Children who read do better socially
Children and young people who read a lot end up higher on the social ladder. This is the conclusion made by PhD candidate Suzanne Mol on the basis of 146 international, academic studies. More than 10,000 children and students aged between 2 and 22 participated in the studies. Mol obtained her doctorate on Tuesday 7 December at Leiden University.
It makes a big difference whether or not children and students read books. Being read to and reading oneself sets a positive spiral in motion. Primary school children, secondary school children and students who read in their free time are increasingly better at reading when compared with their peers who read less often.
A meta analysis of all the research that has been carried out up to now on early childhood to young adulthood shows that readers score higher not only on language and reading skills but also on success at school and intelligence. The meta-analysis also shows that the effect of reading increases with each school year – a result that points to a reciprocal relationship between reading and cognition: they influence each other reciprocally. The readers’ vocabulary increases further and they score better on reading speed, spelling and text understanding than their peers who do not read in their spare time. The meta-analysis also shows that for weaker readers reading is essential for the development of basic skills.
Picture books enable children to become familiar with the world of stories and written text. Mol’s dissertation research shows that infants who are read to from an early age do not just know more meanings of words than their peers who start school without much experience of being read to but also already know more names and sounds of letters. The study also confirms the theory that children learn more words and letters if parents and teachers ask questions while they read to them and link the events in the story to experiences in daily life.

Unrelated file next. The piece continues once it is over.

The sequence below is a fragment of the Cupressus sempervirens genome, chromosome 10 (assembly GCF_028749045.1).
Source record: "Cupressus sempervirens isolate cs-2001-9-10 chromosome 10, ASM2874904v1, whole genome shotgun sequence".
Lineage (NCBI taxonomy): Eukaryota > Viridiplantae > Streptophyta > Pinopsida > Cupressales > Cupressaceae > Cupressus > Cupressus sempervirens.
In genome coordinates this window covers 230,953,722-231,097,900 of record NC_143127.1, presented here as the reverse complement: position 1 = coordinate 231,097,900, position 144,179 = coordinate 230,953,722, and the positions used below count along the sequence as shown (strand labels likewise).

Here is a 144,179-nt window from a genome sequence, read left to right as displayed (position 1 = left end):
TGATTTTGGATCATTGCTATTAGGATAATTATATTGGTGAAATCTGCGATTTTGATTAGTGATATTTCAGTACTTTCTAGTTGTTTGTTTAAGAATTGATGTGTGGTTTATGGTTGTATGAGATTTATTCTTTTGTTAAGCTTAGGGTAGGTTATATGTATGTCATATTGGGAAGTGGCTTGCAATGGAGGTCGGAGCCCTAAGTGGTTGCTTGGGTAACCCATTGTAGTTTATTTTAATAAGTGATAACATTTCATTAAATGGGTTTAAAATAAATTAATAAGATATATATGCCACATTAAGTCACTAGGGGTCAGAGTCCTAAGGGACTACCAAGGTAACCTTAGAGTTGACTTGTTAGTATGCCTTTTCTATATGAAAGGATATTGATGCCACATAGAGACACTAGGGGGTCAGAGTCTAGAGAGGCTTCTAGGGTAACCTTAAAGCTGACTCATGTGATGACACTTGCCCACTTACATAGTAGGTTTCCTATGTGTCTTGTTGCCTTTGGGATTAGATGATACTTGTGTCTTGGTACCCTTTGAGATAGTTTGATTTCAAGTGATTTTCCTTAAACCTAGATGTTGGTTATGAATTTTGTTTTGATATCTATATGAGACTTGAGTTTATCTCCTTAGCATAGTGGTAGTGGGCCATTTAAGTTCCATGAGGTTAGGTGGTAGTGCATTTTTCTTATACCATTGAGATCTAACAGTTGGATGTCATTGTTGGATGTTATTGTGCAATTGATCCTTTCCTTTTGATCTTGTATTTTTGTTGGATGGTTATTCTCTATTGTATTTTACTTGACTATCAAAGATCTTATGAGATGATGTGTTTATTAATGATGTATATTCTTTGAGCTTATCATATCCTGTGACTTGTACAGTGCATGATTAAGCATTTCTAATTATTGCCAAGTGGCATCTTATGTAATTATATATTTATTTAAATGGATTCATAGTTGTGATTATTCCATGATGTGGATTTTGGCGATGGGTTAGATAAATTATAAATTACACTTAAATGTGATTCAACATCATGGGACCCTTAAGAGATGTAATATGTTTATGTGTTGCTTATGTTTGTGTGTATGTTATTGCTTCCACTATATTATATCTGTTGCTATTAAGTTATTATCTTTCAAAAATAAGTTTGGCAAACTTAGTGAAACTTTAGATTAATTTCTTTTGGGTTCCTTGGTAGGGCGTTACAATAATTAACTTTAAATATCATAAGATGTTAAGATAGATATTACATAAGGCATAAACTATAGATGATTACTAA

Mol does add some nuance to the prevailing opinion that it is necessary to read interactively by stating that not all children benefit equally from ‘being read to interactively’. Reading to children interactively proves the least effective where intervention is needed most: in families with little experience of books and in playgroups and reception classes where the teacher mainly reads to children who have an increased risk of delayed language and reading. In these groups in particular, it is therefore important to invest more in children.(7 December 2010)